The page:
Ford’s reversing camera is one of the clearest out there, too, and includes a zoom function for attaching a trailer.
Although it’s a high-end model, the Wildtrak still possesses plenty of hard plastics. That wouldn’t be ideal in a passenger car, but it’s worth keeping in mind the people who still use their utes for work.
Being able to bash around in steel-cap boots on dusty work sites is still high on the priority list, and the Ranger feels tightly screwed together.
There’s no replacement for displacement, right? Wrong, in the case of the Ranger Wildtrak.
Although it’s still offered with a 3.2-litre five-cylinder turbo-diesel engine, the range-topper is a 2.0-litre four-cylinder bi-turbo diesel making 157kW of power and 500Nm of torque – up 10kW and 30Nm on the five-pot.
There’s no manual option. The Bi-Turbo Ford Ranger Wildtrak is instead exclusively offered with a 10-speed automatic co-developed with General Motors.
That’s right, this is a burly ute with a milk bottle-sized motor and new-fangled transmission born of a partnership between bitter American rivals. We live in strange times.
Braked towing capacity is 3500kg, and payload is 954kg, so it’s just as capable as the bigger 3.2-litre engine if you’re into hauling things around.
Ford claims 7.4L/100km on the combined cycle, we saw 9.7L/100km in a week heavily skewed to city driving.
The Ford Ranger Wildtrak is among the most car-like dual-cab utes on the market to drive. It starts with the engine, which is smoother, quieter, and punchier than the five-cylinder it has usurped atop the line-up.
You’re always aware it’s a turbo-diesel engine, with a decent background clatter on a cold startup, but there’s far less of it than in the 3.2-litre five-cylinder.
Ford has clearly made an effort to make the Ranger feel grown up. The engine registers barely a murmur under light throttle, and noise from the tyres, mirrors, and motor is hard to spot at highway speeds compared to its rivals.
Despite its small displacement, the Bi-Turbo engine doesn’t feel underdone compared to the larger engines offered elsewhere in dual-cab world. Its outputs should tell you as much, as should the payload and towing figures.
Critical to the engine’s impressive behaviour is the smartly-tuned 10-speed automatic, which manages to keep you in the meat of the torque band essentially all the time without feeling fussy, or like it’s lost in the huge spread of ratios on offer.
More often than not it’s hard to tell which gear you’re in, but it doesn’t matter because there’s always performance when you lean on the throttle, from standstill to highway speeds.
Hands-on off-roaders can manually change gears using a rocker switch on the side of the gear selector, but it’s a poor substitute for paddles or a sequential-style shift. Best to leave the transmission to its own devices.
Like its dual-cab rivals, the Ranger Wildtrak can be a bit jiggly with no load in the tray. Although their equipment levels and prices extend well into family SUV territory, these utes are commercial vehicles at heart. Leaf springs designed to handle almost a tonne of load can only be so refined.
With that said, the ride in the Ranger is very good for a dual-cab with nothing in the tray. Ford’s local tuning has clearly paid dividends, because it’s settled at highway speeds and doesn’t skip over small inner-city imperfections.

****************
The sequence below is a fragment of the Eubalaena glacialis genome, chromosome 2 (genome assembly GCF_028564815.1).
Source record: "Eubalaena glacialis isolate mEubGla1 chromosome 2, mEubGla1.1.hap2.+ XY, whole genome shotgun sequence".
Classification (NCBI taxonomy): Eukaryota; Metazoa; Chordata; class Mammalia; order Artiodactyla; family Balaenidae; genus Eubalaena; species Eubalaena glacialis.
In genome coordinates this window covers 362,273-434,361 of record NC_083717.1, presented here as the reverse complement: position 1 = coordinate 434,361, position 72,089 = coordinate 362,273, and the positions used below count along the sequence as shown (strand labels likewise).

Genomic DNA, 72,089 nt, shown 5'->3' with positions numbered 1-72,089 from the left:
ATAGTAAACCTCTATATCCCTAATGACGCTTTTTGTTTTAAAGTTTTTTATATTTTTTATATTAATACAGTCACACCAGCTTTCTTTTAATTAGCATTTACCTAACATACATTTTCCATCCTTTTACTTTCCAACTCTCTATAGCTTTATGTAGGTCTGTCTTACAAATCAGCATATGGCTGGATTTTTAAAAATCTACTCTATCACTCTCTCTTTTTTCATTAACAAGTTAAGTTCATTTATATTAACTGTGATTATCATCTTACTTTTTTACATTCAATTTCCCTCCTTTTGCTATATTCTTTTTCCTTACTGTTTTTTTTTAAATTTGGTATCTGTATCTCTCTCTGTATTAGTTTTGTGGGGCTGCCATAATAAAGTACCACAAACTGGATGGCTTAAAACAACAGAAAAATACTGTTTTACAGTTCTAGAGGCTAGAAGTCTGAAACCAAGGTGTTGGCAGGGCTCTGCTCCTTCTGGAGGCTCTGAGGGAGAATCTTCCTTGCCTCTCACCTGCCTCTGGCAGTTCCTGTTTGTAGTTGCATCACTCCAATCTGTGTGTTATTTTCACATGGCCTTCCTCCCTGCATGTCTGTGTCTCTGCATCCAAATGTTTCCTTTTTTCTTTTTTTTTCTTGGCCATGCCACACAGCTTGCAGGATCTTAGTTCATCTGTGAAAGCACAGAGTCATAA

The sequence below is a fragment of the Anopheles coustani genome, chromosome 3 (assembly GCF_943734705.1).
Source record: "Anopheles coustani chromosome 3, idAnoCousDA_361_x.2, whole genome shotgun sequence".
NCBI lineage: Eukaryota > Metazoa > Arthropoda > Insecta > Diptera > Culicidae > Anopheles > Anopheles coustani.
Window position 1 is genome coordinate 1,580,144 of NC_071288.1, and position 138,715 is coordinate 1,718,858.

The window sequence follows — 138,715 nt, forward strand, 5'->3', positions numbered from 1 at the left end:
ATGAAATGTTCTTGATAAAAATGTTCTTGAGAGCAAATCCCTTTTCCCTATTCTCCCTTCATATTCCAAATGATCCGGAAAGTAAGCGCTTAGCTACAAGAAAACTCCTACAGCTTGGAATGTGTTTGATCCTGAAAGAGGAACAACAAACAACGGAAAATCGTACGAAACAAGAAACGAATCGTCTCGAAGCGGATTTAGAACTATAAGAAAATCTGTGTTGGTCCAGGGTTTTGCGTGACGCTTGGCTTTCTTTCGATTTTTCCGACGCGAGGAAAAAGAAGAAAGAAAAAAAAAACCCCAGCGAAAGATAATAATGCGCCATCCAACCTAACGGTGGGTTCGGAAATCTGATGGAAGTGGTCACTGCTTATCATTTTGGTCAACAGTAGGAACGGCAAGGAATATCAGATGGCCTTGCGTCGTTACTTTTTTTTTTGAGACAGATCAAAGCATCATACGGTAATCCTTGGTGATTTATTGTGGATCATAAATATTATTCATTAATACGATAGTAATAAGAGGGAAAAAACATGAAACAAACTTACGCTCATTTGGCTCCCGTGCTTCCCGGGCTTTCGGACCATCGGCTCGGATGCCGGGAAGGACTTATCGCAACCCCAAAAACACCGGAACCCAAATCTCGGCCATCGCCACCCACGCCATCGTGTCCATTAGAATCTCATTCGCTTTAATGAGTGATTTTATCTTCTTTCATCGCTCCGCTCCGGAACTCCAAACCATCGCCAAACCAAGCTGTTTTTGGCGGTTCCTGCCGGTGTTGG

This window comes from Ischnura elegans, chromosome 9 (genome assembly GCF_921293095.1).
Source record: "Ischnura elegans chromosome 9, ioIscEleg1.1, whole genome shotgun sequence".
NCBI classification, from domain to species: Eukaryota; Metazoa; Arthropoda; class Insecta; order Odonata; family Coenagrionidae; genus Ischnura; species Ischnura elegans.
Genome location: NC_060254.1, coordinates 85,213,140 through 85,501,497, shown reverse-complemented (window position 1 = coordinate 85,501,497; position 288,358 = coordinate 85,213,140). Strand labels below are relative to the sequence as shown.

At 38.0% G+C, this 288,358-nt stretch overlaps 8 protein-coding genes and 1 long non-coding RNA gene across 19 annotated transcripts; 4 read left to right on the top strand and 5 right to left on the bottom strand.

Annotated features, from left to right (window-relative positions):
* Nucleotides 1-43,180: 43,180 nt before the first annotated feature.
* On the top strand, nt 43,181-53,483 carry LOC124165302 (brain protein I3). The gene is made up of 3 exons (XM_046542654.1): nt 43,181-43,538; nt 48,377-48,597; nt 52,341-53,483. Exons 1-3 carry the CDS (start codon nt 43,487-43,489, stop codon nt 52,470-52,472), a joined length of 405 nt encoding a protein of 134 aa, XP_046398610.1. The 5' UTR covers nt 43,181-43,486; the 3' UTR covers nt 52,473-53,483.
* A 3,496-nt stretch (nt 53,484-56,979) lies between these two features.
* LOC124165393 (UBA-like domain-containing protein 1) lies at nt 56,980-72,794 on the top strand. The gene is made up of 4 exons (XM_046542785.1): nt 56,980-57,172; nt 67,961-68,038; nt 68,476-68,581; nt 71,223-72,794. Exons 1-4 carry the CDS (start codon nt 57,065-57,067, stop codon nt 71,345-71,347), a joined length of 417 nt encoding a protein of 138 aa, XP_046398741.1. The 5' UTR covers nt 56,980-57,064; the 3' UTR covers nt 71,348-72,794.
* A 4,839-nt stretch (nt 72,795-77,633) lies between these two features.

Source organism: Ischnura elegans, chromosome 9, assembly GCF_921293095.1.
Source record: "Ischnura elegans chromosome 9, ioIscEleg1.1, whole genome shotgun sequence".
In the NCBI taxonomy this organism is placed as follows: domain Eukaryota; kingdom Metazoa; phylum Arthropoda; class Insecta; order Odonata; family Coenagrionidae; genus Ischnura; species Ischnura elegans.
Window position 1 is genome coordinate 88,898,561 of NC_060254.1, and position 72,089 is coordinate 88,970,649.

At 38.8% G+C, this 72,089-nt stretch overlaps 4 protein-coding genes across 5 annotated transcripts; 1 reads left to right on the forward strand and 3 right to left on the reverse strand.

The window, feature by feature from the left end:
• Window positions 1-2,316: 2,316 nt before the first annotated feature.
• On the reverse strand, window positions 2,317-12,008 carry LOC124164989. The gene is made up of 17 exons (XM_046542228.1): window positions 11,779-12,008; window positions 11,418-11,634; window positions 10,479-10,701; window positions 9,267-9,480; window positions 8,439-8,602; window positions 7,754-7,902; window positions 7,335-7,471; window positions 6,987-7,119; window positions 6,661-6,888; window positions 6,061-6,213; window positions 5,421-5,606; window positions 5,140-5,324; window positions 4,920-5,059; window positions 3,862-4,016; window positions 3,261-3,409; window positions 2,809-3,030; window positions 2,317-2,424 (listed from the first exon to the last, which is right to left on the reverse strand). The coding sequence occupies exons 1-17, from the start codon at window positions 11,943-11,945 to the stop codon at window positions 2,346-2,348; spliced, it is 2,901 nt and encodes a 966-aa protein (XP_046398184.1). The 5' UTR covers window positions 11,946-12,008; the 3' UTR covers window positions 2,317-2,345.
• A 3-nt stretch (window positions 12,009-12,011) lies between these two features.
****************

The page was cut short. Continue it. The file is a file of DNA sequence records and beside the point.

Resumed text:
The steering is light at city speeds, hiding the dual-cab Ranger’s heft and making it one of the easier utes to park. And if you aren’t a confident parker, there’s hands-free park assist capable of automatically steering you into a parallel spot provided you can control the pedals.
Electric power steering
The Ford Ranger Wildtrak is easy to drive in the city, with light steering and a tall driving position
It worked in our experience, and having chunky all-terrain tyres means the computer getting it wrong won’t result in scraped wheels. Who said dual-cab utes don’t make good city cars?
With an 800mm wading depth and 237mm of ground clearance, switchable four-wheel drive with low-range, and a locking rear differential, there are the bones of a very capable off-roader in the Ranger. It comfortably dispatches fire trails, and will get you to the tricky camping spots without too much struggle.
Four-wheel drive engages quickly and smoothly, and previous experience has shown Ford’s traction control is well tuned for gravel.
Maintenance for the Ranger is required every 12 months or 15,000km – whichever comes first.
In addition to its five-year, unlimited kilometre warranty, Ford offers capped-price servicing for the Ranger.
The first four services will cost no more than $299 while the fifth service will cost $365.
There’s a reason the Ford Ranger is one of the best-selling cars in Australia. It’s excellent.
The Wildtrak is one of the most expensive diesel dual-cab utes on the market, but it can justify the price with a comfortable interior, excellent road manners, and a modern, refined powertrain.
It’s also capable off-road, although Toyota HiLux fans will no doubt argue their ‘unbreakable’ trucks can go further when the going gets tough.
Whether you opt for the 2.0-litre engine or the 3.2-litre will come down to preference. There’s nothing wrong with the older five-cylinder, and some will no doubt like the fact it’s a tried-and-tested option.
But if it’s refinement you want, the Bi-Turbo is hard to beat. It’s where my money would be going.
As for how it stacks up against its newer rivals? The new D-Max and BT-50 are unknown quantities at this point, so it’s tough to know.
Likewise the updated Toyota HiLux, which promises to ride better and pack more technology than its predecessor.
What we do know is they’ll have to be pretty damn good to topple the Ranger.